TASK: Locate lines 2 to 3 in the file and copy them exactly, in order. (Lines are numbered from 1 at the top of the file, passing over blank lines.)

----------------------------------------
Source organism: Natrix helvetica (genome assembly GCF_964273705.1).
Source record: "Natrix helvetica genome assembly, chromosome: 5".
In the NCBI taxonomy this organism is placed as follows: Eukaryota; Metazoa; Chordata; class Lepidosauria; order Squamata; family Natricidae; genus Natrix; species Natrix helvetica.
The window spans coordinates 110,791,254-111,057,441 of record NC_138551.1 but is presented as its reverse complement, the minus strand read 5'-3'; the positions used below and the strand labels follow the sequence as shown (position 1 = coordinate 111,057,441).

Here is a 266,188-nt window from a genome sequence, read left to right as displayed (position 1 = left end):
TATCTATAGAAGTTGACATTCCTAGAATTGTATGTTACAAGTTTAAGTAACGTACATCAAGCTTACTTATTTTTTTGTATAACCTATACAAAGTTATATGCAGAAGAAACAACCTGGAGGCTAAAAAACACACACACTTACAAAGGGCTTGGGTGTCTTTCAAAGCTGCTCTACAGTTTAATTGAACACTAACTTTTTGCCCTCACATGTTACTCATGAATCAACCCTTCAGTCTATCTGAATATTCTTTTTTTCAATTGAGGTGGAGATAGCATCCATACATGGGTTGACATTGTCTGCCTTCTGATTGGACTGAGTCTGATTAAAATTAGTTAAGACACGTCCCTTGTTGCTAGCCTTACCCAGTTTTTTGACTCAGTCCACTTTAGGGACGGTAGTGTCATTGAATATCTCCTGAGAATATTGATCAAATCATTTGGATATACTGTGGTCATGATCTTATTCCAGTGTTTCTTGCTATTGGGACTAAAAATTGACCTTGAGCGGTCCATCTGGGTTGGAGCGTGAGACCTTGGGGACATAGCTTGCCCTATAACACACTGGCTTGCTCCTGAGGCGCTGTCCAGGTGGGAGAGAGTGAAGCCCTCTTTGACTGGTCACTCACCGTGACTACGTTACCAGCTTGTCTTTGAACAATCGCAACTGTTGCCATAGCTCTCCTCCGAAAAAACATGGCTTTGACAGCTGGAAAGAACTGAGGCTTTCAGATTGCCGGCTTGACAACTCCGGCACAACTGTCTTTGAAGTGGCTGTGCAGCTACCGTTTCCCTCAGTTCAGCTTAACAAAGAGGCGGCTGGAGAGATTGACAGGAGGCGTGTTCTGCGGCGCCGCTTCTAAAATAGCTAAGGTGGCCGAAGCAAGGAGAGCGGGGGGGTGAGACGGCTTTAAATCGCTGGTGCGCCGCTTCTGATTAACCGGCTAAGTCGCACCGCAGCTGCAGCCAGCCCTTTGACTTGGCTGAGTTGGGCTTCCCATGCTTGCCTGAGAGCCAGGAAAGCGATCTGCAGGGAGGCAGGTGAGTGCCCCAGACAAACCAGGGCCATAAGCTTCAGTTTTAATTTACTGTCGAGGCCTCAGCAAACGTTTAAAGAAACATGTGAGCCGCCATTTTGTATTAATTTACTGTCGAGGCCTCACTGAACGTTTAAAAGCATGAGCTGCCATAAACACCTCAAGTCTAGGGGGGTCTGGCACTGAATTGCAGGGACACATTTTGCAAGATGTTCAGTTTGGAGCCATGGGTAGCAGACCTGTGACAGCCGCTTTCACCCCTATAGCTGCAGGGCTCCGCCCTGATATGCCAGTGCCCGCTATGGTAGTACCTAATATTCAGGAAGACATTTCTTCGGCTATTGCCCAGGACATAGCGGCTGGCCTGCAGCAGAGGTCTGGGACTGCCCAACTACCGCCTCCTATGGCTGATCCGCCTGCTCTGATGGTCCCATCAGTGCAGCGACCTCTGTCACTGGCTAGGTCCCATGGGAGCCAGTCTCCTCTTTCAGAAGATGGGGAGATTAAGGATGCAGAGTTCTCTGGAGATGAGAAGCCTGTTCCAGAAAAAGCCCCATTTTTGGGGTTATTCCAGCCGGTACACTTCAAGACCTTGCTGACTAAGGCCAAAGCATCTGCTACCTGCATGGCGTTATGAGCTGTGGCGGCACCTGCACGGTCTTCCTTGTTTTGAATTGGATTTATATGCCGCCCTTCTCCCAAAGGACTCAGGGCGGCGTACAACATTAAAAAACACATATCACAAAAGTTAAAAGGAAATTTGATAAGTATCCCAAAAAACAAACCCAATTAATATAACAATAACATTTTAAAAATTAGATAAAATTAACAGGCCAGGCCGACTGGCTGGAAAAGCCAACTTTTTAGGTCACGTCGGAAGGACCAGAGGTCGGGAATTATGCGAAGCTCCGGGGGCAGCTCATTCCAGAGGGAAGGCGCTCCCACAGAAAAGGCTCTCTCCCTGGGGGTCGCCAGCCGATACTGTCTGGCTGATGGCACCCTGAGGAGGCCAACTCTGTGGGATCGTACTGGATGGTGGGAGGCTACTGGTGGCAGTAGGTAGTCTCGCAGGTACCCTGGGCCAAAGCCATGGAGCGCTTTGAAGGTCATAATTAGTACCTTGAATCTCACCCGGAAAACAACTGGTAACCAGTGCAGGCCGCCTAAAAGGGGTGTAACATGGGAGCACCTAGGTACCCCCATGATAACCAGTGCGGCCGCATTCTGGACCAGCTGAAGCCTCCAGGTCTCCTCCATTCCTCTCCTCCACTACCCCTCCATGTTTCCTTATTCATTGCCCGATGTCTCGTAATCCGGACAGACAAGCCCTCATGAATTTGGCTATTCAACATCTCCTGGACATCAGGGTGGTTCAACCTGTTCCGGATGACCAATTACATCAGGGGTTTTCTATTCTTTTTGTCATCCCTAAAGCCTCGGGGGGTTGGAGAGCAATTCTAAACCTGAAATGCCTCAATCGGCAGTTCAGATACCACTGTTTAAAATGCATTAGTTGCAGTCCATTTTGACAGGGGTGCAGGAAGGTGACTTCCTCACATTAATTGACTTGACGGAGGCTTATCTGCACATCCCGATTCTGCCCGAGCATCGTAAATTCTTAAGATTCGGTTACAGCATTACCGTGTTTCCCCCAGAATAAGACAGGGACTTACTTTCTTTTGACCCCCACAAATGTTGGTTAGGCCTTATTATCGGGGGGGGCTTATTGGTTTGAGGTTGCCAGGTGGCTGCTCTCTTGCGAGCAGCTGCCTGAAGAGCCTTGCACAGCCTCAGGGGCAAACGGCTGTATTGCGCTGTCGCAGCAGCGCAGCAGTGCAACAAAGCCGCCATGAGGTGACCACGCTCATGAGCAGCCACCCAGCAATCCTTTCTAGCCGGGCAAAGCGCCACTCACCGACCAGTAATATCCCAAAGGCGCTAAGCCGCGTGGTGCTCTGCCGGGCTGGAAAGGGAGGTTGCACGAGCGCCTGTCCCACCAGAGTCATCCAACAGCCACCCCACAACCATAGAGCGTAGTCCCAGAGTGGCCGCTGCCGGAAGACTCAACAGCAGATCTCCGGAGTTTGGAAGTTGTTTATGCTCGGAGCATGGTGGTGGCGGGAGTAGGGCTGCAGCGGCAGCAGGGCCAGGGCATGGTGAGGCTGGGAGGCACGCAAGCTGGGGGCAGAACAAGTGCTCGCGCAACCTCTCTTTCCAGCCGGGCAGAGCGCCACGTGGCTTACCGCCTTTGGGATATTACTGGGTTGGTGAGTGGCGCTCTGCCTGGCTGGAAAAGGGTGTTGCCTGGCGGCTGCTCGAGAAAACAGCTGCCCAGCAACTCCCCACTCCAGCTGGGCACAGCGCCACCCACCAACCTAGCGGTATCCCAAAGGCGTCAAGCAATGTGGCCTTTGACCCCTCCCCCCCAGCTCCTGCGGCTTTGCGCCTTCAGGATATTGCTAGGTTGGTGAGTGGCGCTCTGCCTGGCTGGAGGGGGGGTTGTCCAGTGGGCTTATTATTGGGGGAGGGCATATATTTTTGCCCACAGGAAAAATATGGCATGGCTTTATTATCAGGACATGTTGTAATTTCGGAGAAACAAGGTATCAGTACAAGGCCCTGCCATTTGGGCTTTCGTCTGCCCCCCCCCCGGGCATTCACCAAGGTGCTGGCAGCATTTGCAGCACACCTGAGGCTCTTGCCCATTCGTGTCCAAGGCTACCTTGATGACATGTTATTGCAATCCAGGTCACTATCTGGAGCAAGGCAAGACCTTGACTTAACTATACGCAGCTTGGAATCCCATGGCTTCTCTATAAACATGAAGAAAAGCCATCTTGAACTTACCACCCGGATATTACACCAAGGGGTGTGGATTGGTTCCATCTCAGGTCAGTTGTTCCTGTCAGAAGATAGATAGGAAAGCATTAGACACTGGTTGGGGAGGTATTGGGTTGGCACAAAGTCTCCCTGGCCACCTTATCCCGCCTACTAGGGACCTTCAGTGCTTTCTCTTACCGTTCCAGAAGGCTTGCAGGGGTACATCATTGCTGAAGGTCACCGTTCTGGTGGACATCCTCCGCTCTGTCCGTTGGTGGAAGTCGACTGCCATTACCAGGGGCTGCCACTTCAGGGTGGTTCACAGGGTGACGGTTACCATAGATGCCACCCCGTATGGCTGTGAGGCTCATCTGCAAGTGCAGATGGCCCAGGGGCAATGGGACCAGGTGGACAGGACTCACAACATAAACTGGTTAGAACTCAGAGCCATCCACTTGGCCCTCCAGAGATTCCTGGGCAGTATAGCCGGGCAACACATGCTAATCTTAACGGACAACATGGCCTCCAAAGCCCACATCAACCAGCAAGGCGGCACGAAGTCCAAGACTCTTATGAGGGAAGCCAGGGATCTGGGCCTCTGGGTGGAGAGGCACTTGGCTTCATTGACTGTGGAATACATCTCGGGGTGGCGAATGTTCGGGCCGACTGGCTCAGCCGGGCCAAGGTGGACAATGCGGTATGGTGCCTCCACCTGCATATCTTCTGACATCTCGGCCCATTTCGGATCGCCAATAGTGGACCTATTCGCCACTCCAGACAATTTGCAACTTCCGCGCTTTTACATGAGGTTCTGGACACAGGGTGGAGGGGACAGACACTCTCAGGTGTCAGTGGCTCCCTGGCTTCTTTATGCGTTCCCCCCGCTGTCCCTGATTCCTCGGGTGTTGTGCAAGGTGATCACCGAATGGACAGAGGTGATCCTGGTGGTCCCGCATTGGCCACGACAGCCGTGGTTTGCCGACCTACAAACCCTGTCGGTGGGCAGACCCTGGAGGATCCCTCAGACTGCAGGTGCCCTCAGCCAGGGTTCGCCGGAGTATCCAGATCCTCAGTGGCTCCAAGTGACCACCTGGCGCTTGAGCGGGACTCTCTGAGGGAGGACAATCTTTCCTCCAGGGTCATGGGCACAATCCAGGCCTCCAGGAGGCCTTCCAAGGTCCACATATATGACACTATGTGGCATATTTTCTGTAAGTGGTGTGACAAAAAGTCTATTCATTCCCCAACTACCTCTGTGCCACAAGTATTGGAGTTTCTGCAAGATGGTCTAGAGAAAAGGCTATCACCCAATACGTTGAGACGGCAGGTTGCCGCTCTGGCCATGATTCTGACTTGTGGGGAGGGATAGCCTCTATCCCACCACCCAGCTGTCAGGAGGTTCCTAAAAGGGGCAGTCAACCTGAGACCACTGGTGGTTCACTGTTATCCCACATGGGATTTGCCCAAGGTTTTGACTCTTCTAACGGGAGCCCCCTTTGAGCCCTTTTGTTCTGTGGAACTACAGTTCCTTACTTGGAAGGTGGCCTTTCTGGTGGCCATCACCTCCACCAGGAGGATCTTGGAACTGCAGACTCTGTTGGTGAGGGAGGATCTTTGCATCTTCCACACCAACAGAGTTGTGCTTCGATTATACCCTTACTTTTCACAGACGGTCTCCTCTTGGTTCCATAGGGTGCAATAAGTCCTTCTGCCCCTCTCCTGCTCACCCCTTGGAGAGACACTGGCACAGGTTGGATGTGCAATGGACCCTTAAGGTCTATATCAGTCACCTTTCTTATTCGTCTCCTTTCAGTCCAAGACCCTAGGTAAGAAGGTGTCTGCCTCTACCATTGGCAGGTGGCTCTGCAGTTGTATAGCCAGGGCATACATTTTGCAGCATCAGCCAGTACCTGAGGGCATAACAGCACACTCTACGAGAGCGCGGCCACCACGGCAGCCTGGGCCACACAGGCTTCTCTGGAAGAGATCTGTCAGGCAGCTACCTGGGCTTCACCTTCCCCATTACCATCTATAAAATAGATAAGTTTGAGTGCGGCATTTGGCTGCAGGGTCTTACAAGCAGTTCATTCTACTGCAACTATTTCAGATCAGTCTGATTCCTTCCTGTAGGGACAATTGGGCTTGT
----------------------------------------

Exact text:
Source record: "Natrix helvetica genome assembly, chromosome: 5".
In the NCBI taxonomy this organism is placed as follows: Eukaryota; Metazoa; Chordata; class Lepidosauria; order Squamata; family Natricidae; genus Natrix; species Natrix helvetica.